It was 1996. Ska was crossing over and selling out. Mosh pits were full of thrift store bowling shirts, chunky John Fluevog wingtips, and chain wallets. Into this cultural cauldron Goldfinger dropped their insanely catchy, self-titled debut of pop punk dusted with a soupçon of third wave ska. I recall the very 90s video for “Here In Your Bedroom” being on pretty heavy rotation on MTV at the time. Or maybe it was just in heavy rotation in my head as I contemplated the heaviness of college romance filtered through early twenties angst. My Goldfinger cassette was frequently rewound to listen to this song again and again as I cruised around campus in my battered Cavalier. Twenty years later “Here In Your Bedroom” never fails to put a smile on my face and a wistful feeling in my heart.
Found on the Singles soundtrack “State of Love and Trust” is one of my favorite early era Pearl Jam songs. There’s an urgency and ferocity to it that was rarely showcased so succinctly on their debut album Ten. By Pearl Jam standards this is a face-melter. It’s out the door sprinting, heart on fire and soul stricken full of ill defined existential angst. So, you know, a Pearl Jam song. At the time Singles came out I had only heard “State of Love and Trust” on a mixtape being passed around my friends that had a bunch of Pearl Jam b-sides and import only songs. I never could figure out why this wasn’t the lead single from the soundtrack. No offense to Alice In Chains – “Would” is a fantastic song – but “State of Love and Trust” is the obvious winner here. Two decades later it never fails to get my heart rate up and give me a take-on-the-world attitude both of which are cornerstones for a Feelin’ Good Friday tune.
This right here is a 100% all-purpose, fire you up kind of song.
About to do something dangerous involving wheels of any kind? Psyching yourself up for the big game? Sprint song for your running mix?
Do you generally need to get hyped the fuck up?
Well, this little blast of ever-so-slightly polished punk from Rancid circa 1995 has you covered.
Most of the …And Out Come The Wolves album would fit the bill, but “Lock, Step, & Gone” has always stuck with me as the lead song to get me amped for just about any situation requiring elevated adrenaline levels.
“The feeling isn’t fear, It’s just telling you to move. The end isn’t here, But it’s coming real soon.”
Back in the day my dad like most had a stereo with a turntable and a small but respectable collection of LPs and 45s from his younger years. The Kinks, Beatles, Rolling Stones, The Who, Steppenwolf, The Doors, all the usual classic rock suspects could be found and I gravitated to them in my blossoming teen angst, moth-to-flame. There was the 45 of “Born To Be Wild” which I gave plenty of play, but I always thought “Magic Carpet Ride” was the superior song. “Born To Be Wild” always felt a little stiff and a little forced for its rebellious status. On the other hand, “Magic Carpet Ride” has a fluid groove that pulls you in straight away and never feels anything but on point. Is the titular “Magic Carpet Ride” a drug trip, the epitome of turn on, tune, in, drop out culture? Is it a thinly veiled metaphor for sex and free love? Why not both?Given it was released in ‘68 I’m assuming all of the above.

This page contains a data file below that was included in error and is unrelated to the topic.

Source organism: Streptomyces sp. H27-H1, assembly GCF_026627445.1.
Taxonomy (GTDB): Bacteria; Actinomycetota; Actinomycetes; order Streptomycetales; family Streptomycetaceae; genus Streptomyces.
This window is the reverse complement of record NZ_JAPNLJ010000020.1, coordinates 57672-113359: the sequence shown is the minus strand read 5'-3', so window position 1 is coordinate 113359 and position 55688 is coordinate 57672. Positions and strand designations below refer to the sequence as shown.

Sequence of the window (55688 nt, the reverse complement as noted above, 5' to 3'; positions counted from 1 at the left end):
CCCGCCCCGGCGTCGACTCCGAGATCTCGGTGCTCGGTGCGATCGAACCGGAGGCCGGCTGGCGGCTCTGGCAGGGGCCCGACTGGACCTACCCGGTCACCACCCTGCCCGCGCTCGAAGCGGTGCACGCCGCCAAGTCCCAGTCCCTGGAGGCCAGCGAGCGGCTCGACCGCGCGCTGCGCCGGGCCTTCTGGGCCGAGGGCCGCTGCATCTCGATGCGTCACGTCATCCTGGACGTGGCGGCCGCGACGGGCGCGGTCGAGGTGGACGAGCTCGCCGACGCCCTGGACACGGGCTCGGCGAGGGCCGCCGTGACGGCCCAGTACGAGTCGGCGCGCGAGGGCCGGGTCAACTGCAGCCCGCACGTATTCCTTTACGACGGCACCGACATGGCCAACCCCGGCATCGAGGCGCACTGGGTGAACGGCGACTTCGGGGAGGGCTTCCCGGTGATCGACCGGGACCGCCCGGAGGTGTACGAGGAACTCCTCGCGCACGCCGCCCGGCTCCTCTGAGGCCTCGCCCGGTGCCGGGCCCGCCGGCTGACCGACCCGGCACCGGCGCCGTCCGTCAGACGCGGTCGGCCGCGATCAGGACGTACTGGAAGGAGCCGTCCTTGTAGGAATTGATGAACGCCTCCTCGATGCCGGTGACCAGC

Dance to it. Get high to it. Screw to it. If that’s not rock’n’roll I don’t know what is.
I really dig the dirty groove of this song. It triggers a skewed smile and tempered head bob that from me indicates a song is “in the pocket” as the hep jazz cats say. The Scott Pilgrim flick is one of my guilty pleasure movies and this is probably my favorite song from the soundtrack. The lyrics are oddly sexual, like euphemisms that no one has ever wanted or used, but still kind of work. Thanks Beck, you gigantic weirdo.
This song always takes me back to the summer my family drove all the way from the Dirty Jerz to Disney World. My sister and I sat in the backseat running through a repeated cycle of annoying each other then ignoring each other then playing Boggle then playing the license plate game and then napping. My dad swapped between playing cassettes and surfing through the radio as he drove. It felt like “Everybody Wants To Rule The World” was always playing on some station and I truly never got tired of hearing it. This song will always make me think of the summers of childhood that seemed so much longer than three months. It holds the pleasantly distorted memories of not just summer, but cinematic summer where everything is moving at half speed drenched in golden hour sunlight. My family is all laughing and smiling and the world is amazing because holyfuckingshit we’re going to Disney World! This distinct vision that I retain decades later is due in no small part to the fact that this song plays at the very end of the movie Real Genius over the infamous popcorn scene which has both slo-mo cavorting and golden hour lighting. Mind you Real Genius is a touchstone film of my childhood for several reasons including but not limited to letting me know there was hope for bespectacled dorks like myself to be cool, establishing Val Kilmer as an inspiration of aforementioned coolness, and setting into motion my lifelong proclivity for nerdy, dark haired, socially awkward girls.
So yeah, if you could distill all the joy and hope of 10 year old me down to 4 minutes and 11 seconds this song is it.
“The Last Time” isn’t a dancefloor stomper by any means with its tight, chill groove, but you can really lean into it and move without a second thought. It straight up makes me do the white man overbite and shake muh ass! CeeLo begs me to take stock of my life and ask the truly deep question: “When, exactly, was the last time I danced?” The answer is probably the last time I was making Friday night pizza with my second 7&7 in hand and my iPod shuffling out some similarly diggable beats. If you burned out on “Crazy” way back when, do yourself a favor and give this deep cut a listen.